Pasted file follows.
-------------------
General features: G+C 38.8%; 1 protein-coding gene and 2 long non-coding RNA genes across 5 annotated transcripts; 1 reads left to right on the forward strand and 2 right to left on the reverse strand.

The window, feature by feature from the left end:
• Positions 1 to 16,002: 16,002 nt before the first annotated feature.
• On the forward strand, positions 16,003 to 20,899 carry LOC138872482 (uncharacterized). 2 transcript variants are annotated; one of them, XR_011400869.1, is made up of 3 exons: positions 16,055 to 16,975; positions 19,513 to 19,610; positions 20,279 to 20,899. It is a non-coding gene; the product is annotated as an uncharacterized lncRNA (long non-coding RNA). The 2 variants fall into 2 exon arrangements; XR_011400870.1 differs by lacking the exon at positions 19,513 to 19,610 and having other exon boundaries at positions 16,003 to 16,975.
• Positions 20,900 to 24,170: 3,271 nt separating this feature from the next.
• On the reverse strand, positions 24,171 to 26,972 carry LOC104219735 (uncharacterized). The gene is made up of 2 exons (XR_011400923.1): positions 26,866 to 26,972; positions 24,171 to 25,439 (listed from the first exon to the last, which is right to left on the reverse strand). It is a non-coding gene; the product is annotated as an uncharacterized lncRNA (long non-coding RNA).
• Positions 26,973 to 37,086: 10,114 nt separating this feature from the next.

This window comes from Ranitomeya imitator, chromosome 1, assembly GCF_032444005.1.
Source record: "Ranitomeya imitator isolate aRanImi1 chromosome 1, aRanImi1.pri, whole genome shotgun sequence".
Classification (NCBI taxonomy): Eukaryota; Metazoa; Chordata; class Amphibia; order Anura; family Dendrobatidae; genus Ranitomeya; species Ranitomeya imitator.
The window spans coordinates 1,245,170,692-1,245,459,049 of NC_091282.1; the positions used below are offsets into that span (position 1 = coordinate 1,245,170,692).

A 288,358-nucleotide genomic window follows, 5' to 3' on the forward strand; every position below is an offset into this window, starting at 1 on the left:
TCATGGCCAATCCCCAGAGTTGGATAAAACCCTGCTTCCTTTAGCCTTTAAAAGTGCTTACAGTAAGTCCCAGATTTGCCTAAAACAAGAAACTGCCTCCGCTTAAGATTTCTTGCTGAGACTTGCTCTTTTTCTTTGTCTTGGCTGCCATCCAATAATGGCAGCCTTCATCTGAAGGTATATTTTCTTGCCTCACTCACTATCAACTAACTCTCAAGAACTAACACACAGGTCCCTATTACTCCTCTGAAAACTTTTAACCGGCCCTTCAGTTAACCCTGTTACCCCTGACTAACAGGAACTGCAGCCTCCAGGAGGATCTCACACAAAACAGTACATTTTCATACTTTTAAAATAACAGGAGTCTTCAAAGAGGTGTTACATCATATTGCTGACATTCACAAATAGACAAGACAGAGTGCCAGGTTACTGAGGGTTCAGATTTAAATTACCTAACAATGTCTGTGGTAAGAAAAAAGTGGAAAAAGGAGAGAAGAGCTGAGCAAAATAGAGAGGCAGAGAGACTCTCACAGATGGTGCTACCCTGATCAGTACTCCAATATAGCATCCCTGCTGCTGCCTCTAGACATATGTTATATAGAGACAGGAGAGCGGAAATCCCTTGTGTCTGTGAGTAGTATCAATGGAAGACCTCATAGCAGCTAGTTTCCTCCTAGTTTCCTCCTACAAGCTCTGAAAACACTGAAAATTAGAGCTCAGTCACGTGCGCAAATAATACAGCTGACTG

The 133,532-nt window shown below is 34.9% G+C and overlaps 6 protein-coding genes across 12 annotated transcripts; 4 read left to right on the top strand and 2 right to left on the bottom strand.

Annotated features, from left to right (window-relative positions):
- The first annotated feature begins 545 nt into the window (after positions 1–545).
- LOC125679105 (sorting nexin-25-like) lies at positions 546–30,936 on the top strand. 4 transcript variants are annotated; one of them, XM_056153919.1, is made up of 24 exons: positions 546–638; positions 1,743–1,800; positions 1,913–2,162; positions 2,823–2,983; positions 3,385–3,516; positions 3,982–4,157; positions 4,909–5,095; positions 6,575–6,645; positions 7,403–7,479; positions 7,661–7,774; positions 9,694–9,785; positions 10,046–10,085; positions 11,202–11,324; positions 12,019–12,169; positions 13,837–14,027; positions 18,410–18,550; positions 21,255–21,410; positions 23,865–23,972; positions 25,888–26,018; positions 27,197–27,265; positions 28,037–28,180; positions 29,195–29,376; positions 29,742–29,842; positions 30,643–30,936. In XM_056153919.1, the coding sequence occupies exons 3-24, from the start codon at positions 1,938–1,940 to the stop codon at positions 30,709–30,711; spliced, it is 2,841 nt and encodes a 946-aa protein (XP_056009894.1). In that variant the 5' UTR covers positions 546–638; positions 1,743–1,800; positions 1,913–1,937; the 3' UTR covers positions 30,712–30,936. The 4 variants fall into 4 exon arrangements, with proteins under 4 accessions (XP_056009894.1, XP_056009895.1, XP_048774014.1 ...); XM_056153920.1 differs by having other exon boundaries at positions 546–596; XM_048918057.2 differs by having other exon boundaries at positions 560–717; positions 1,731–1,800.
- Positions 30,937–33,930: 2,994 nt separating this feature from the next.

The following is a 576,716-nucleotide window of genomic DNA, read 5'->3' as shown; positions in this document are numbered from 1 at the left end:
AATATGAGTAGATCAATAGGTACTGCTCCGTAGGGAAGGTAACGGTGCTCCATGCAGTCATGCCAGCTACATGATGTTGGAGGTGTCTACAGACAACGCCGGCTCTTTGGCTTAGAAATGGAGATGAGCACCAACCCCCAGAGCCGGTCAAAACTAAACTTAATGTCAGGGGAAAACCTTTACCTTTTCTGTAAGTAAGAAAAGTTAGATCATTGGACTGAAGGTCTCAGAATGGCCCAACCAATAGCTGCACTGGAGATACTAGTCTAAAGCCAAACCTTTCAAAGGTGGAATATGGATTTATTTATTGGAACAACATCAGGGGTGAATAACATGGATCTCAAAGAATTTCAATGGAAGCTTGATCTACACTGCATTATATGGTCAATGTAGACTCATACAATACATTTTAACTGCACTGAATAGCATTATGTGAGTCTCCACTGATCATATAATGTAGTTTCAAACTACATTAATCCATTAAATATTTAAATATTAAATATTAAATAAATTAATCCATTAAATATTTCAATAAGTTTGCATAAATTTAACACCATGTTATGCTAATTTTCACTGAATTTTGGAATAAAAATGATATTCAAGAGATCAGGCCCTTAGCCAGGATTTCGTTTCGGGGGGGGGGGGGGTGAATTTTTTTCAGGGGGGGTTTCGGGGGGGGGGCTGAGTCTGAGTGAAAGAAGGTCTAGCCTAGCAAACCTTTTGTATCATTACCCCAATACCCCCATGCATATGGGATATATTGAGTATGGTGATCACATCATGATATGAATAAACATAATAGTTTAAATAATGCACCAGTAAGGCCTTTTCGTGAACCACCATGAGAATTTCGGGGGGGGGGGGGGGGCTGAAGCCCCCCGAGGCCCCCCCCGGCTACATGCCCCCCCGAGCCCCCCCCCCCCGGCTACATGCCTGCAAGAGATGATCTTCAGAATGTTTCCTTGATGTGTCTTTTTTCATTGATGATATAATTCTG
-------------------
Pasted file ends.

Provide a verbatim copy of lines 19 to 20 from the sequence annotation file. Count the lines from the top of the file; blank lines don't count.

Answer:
The following is a 576,716-nucleotide window of genomic DNA, read 5'->3' as shown; positions in this document are numbered from 1 at the left end:
AATATGAGTAGATCAATAGGTACTGCTCCGTAGGGAAGGTAACGGTGCTCCATGCAGTCATGCCAGCTACATGATGTTGGAGGTGTCTACAGACAACGCCGGCTCTTTGGCTTAGAAATGGAGATGAGCACCAACCCCCAGAGCCGGTCAAAACTAAACTTAATGTCAGGGGAAAACCTTTACCTTTTCTGTAAGTAAGAAAAGTTAGATCATTGGACTGAAGGTCTCAGAATGGCCCAACCAATAGCTGCACTGGAGATACTAGTCTAAAGCCAAACCTTTCAAAGGTGGAATATGGATTTATTTATTGGAACAACATCAGGGGTGAATAACATGGATCTCAAAGAATTTCAATGGAAGCTTGATCTACACTGCATTATATGGTCAATGTAGACTCATACAATACATTTTAACTGCACTGAATAGCATTATGTGAGTCTCCACTGATCATATAATGTAGTTTCAAACTACATTAATCCATTAAATATTTAAATATTAAATATTAAATAAATTAATCCATTAAATATTTCAATAAGTTTGCATAAATTTAACACCATGTTATGCTAATTTTCACTGAATTTTGGAATAAAAATGATATTCAAGAGATCAGGCCCTTAGCCAGGATTTCGTTTCGGGGGGGGGGGGGGTGAATTTTTTTCAGGGGGGGTTTCGGGGGGGGGGCTGAGTCTGAGTGAAAGAAGGTCTAGCCTAGCAAACCTTTTGTATCATTACCCCAATACCCCCATGCATATGGGATATATTGAGTATGGTGATCACATCATGATATGAATAAACATAATAGTTTAAATAATGCACCAGTAAGGCCTTTTCGTGAACCACCATGAGAATTTCGGGGGGGGGGGGGGGGCTGAAGCCCCCCGAGGCCCCCCCCGGCTACATGCCCCCCCGAGCCCCCCCCCCCCGGCTACATGCCTGCAAGAGATGATCTTCAGAATGTTTCCTTGATGTGTCTTTTTTCATTGATGATATAATTCTG